MASTERS OF THE UNIVERSE Writer Shares Origin Of Eternia & Castle Grayskull
The new issue of Shadowland Magazine has a fantastic spread on the Masters of the Universe. They cover the 25th anniversary of the 1987 live-action film, a review of the classic toyline, and an interview with the writer of the original mini-comics.
In the latest issue of Shadowland Magazine there is a terrific interview with Donald F. Glut. He is the writer that is responsible for creating much of the foundation for the Masters of the Universe. He wrote the first four mini-comics: He-Man and the Power Sword, King of Castle Grayskull, Battle in the Clouds, and The Vengeance of Skeletor.
SHADOWLAND MAGAZINE: When Mattel initially hired you to write the original four Masters of the Universe mini-comics how much of the story and characters had already been fleshed out? Did Mattel already have a structured outline, an early concept to expand upon, or was much of the story left to your imagination?
DONALD F. GLUT: I wasn't hired by Mattel per se, but by Western Publishing Company. Western, at the time, was publishing a lot of licensed books, comics, etc. owned by various movie, TV and toy companies. My main editor at Western offered me the gig. He showed me a set of about a half dozen Polaroid photos from Mattel, showing prototypes of various characters and also the castle, most of which were, at the time, unnamed. I recall He-Man and Man-at-Arms - and possibly Beast Man already having names, but not much else. Mattel sent notes to Western describing what the toys did. But the names of the other characters, the universe they existed in, their origins and powers, etc. were pretty much left up to me. And I was instructed to include in the stories how the toys and their accessories (like swords) functioned.
SM: Were you responsible for coming up with the names of Eternia, Castle Grayskull, and He-Man's Power Sword?
DFG: Yes, all three. The name Eternia was inspired by the title of the movie Fantasia To my thinking it seemed to fit because the mixing of the primitive and futuristic - swords and fantastic vehicles, for example -suggested to me an "eternal" or timeless universe. Castle Grayskull I named after my then-wife's maiden name, Gray. I named the Power Sword after the Power Stone, a recurring plot device from some of the earliest Superman comic-book stories.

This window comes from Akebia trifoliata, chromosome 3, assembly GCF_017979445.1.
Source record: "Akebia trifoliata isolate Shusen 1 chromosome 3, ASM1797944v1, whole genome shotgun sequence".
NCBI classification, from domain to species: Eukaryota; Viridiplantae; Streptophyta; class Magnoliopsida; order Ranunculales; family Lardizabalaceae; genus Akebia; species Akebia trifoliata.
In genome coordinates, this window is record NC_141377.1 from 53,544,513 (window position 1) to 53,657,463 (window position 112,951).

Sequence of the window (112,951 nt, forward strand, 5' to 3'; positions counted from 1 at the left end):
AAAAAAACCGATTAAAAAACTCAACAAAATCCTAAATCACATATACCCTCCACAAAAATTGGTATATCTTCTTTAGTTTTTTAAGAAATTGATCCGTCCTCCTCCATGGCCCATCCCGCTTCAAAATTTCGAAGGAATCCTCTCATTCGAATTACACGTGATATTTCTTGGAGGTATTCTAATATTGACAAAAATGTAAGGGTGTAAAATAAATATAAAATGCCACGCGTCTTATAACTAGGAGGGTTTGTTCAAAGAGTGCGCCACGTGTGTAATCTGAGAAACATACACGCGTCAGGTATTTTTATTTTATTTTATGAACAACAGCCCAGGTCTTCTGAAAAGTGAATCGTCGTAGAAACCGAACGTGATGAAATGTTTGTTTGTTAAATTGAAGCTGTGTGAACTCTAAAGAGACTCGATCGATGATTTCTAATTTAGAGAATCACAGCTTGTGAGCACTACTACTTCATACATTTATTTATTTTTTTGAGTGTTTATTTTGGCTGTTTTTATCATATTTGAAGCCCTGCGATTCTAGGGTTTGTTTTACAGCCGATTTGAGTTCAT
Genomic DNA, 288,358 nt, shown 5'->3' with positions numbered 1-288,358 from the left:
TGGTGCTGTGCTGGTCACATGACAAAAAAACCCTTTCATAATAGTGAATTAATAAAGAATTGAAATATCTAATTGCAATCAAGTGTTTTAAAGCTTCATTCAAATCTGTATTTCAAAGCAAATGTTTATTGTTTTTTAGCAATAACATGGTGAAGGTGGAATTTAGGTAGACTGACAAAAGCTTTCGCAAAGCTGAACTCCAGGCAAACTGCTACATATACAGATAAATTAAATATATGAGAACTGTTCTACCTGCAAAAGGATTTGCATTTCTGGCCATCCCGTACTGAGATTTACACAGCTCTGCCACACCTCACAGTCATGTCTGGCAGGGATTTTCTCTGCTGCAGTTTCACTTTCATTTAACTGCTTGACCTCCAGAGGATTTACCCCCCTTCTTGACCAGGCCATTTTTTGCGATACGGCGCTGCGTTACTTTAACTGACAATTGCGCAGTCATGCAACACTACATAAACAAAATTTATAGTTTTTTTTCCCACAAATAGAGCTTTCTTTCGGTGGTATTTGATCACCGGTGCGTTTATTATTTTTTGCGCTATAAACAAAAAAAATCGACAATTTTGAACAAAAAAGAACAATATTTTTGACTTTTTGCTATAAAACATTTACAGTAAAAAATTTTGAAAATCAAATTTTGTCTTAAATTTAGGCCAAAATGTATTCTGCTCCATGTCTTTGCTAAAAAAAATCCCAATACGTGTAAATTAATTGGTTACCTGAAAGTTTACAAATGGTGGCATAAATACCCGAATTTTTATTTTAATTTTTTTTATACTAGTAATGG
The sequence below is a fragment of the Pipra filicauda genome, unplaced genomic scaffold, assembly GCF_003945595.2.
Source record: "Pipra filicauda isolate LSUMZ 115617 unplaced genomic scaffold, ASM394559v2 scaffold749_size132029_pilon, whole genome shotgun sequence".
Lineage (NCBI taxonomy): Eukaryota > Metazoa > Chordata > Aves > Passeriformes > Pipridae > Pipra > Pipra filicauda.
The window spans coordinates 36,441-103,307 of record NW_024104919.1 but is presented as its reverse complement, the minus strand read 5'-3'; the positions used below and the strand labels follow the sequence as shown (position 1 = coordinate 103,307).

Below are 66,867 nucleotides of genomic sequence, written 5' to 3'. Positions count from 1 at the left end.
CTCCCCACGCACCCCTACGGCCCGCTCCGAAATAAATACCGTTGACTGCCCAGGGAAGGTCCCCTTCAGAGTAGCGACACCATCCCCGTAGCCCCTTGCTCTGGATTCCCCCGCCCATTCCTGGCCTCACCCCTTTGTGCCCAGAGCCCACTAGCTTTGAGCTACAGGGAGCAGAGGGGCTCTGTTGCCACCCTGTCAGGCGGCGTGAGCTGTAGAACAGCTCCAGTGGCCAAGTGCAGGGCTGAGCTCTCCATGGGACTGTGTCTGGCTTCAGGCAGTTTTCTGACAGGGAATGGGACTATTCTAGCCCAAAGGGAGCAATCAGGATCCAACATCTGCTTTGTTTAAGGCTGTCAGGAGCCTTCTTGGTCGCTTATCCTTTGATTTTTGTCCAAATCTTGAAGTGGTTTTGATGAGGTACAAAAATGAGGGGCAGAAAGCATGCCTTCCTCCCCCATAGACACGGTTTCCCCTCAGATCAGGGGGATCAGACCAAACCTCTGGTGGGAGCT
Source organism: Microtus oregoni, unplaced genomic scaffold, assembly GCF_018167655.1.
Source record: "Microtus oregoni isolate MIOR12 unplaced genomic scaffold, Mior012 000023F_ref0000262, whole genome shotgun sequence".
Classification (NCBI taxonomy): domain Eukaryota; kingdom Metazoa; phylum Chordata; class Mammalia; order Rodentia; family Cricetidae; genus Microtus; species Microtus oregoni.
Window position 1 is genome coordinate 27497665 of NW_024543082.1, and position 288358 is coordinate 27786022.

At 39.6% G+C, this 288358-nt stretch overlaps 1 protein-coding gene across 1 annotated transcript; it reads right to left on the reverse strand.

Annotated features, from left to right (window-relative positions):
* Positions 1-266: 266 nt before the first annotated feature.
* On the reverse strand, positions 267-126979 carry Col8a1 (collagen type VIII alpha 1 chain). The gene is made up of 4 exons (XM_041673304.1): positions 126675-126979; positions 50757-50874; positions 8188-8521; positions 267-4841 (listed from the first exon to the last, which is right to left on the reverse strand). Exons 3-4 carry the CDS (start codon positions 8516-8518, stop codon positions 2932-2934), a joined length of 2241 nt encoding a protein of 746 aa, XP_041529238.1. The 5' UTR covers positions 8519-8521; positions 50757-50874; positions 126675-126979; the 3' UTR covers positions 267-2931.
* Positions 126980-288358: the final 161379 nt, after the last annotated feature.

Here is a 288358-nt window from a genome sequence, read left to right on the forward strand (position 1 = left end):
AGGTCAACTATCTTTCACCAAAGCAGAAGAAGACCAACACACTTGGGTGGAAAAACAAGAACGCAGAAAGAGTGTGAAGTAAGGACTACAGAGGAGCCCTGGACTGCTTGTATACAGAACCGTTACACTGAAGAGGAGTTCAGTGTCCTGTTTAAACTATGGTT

Donald also discusses how he felt it was necessary to add as many "in-jokes" as possible just to make sure that he could prove that he wrote the mini-comics. One such reference is that the third mini-comic is titled Battle in the Clouds, which is a reference to the 1909 silent sci-fi film of the same name.
Shadowland Magazine - The MOTU 1987 live-action retrospective honors the 25th anniversary of the film, comparing the cartoon/toy line to the film, while debating why the movie, albeit controversial to MOTU fans, was a good MOTU adaptation. There are also a number of character comparisons.
Our other MOTU feature focuses on a 30th anniversary retrospective on the cartoon/toy line, as well as thoroughly reviewing the entire MOTU Classics toy line. Fans who are either on the fence about the toy line or don't know about it, will find much to enjoy here.
The magazine covers a bunch more, such as an article arguing the differences between The Hunger Games and Battle Royale - and the lasting appeal of the Japanese cult classic. Horror fans will be interested in our Universal Monsters toy article (tons of pictures too) on the classic Universal Monster merchandising craze between the 1960s and 1990s (models, action figures, costumes, flashlights, coloring books, puzzles, costumes, etc).
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